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In re Application of Louis Bacon

United States District Court, D. Colorado

September 17, 2018

CATHY ARCHER, Respondent.



         This matter is before the Court on Respondent's Motion to Quash Subpoenas [#7][1](the “Motion”). Petitioner timely filed a Response [#13] in opposition to the Motion [#7], and Respondent filed a Reply [#14]. The Court has reviewed the Motion [#7], the Response [#13], the Reply [#14], the entire case file, and the applicable law, and is sufficiently advised in the premises. For the reasons set forth below, the Motion [#7] is GRANTED in part and DENIED in part.

         I. Background

         Petitioner Louis Bacon (“Petitioner”) commenced this action on November 11, 2017, pursuant to 28 U.S.C. § 1782. See Ex Parte Application [#1]. The ex parte application was submitted to assist the Petitioner in connection with two defamation lawsuits (the “Bahamian Actions”) he filed in the Bahamas against a Bahamian publisher named Wendall Jones (“Mr. Jones”) and the media outlets owned and operated by Mr. Jones. Id. at 1-2. Mr. Jones is the publisher of the Bahama Journal, and according to Petitioner, is a proxy of Peter Nygård (“Mr. Nygård”). Id. at 3-4. Mr. Nygård is the alleged orchestrator of a smear campaign against Petitioner, and conducts the campaign through proxies in an effort to hide his own involvement. Id. Petitioner's counsel alleges the proxies of the campaign include Mr. Jones and Mr. Nygård's lawyer, Keod Smith (“Mr. Smith”). Decl. of Janet Bostwick-Dean [#1-3] at 1.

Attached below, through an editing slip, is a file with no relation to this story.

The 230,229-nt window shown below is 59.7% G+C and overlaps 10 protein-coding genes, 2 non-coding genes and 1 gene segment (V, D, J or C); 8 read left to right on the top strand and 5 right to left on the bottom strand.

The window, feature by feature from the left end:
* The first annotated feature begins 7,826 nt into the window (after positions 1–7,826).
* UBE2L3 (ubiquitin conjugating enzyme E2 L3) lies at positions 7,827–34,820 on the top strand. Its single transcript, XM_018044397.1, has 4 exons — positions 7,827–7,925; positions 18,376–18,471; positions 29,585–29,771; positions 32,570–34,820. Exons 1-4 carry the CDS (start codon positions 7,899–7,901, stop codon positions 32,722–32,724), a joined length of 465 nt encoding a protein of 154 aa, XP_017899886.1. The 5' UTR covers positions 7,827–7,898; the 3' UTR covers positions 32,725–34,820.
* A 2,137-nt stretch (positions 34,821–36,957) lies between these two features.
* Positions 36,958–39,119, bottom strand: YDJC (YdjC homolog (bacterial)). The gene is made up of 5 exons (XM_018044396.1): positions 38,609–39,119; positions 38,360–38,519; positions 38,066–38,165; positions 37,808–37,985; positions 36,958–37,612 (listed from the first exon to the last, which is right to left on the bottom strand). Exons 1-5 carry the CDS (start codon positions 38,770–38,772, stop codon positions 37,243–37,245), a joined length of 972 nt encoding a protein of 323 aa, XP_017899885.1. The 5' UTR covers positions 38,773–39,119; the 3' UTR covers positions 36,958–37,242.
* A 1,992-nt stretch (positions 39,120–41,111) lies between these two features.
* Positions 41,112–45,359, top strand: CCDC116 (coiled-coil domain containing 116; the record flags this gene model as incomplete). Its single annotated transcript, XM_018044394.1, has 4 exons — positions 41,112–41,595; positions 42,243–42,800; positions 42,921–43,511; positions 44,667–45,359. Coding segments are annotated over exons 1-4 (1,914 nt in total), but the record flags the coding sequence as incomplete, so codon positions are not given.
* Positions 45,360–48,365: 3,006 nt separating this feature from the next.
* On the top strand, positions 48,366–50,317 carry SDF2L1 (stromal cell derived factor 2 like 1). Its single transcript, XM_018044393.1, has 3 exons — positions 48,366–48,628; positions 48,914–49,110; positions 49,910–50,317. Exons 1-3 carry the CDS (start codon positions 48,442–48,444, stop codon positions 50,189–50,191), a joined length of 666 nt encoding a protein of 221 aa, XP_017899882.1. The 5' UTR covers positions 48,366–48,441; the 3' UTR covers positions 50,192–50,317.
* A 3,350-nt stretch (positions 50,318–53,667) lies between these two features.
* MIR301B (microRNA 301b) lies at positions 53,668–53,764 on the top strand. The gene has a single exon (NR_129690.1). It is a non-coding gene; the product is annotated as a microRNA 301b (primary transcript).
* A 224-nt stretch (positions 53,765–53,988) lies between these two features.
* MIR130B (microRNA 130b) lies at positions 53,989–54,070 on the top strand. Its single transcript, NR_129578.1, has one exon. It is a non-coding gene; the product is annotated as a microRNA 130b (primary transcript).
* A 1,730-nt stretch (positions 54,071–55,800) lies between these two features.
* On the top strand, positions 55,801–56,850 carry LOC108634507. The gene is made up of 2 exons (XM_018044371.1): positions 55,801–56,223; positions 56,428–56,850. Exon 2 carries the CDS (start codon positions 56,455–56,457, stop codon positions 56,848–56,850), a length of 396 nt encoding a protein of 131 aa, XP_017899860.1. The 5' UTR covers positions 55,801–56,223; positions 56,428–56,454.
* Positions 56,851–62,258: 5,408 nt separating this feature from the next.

In a related matter in the Southern District of New York, Petitioner filed a similar § 1782 request on behalf of the Save the Bays campaign. [#1-9] at 2-3. The Save the Bays campaign is an environmental coalition in the Bahamas dedicated to preserving marine environments. Id. The Save the Bays campaign has filed two lawsuits in the Bahamas concerning Mr. Nygård's attempts to develop his property, Nygård Cay. Id. Petitioner is a founder of the Save the Bays campaign. Id.

         The facts underlying the Petition are generally as follows. On July 21, 2010, Mr. Nygård received a letter (“July 21 letter”) from the Prime Minister of the Bahamas which advised him to restore the coastline of Nygård Cay to its original state. Id. at 23-24. Petitioner's counsel alleges Mr. Nygård did not comply with the Government's request, and instead continued his development of Nygård Cay through dredge work. Id. at 24. Petitioner believes that the Government's letter caused Mr. Nygård to consider Petitioner the “root cause” of Mr. Nygård's problems with the Bahamian government. Id.

         Petitioner and Mr. Nygård own neighboring properties in the Bahamas. Id. at 5. One day after the July 21 letter, Mr. Nygård filed a civil action in the Supreme Court of the Bahamas, alleging that Petitioner prevented Mr. Nygård from enjoying an easement over the roadway on Petitioner's property. Id. at 24-25. Five days after the July 21 letter, Petitioner alleges eleven armed police officers conducted a raid on Petitioner's home in the Bahamas. Id. at 25. Following the raid, local and international press published a number of articles about the incident. Id. at 26. Petitioner alleges that this sequence of events marked the beginning of Mr. Nygård's smear campaign and states that a Police Commissioner in the Bahamas personally apologized to Petitioner for the incident and indicated that Mr. Nygård was responsible for the raid. Id. Approximately six weeks after the raid, the Daily Mail published a defamatory article about Petitioner, which was later retracted by the newspaper. Id. at 26-27.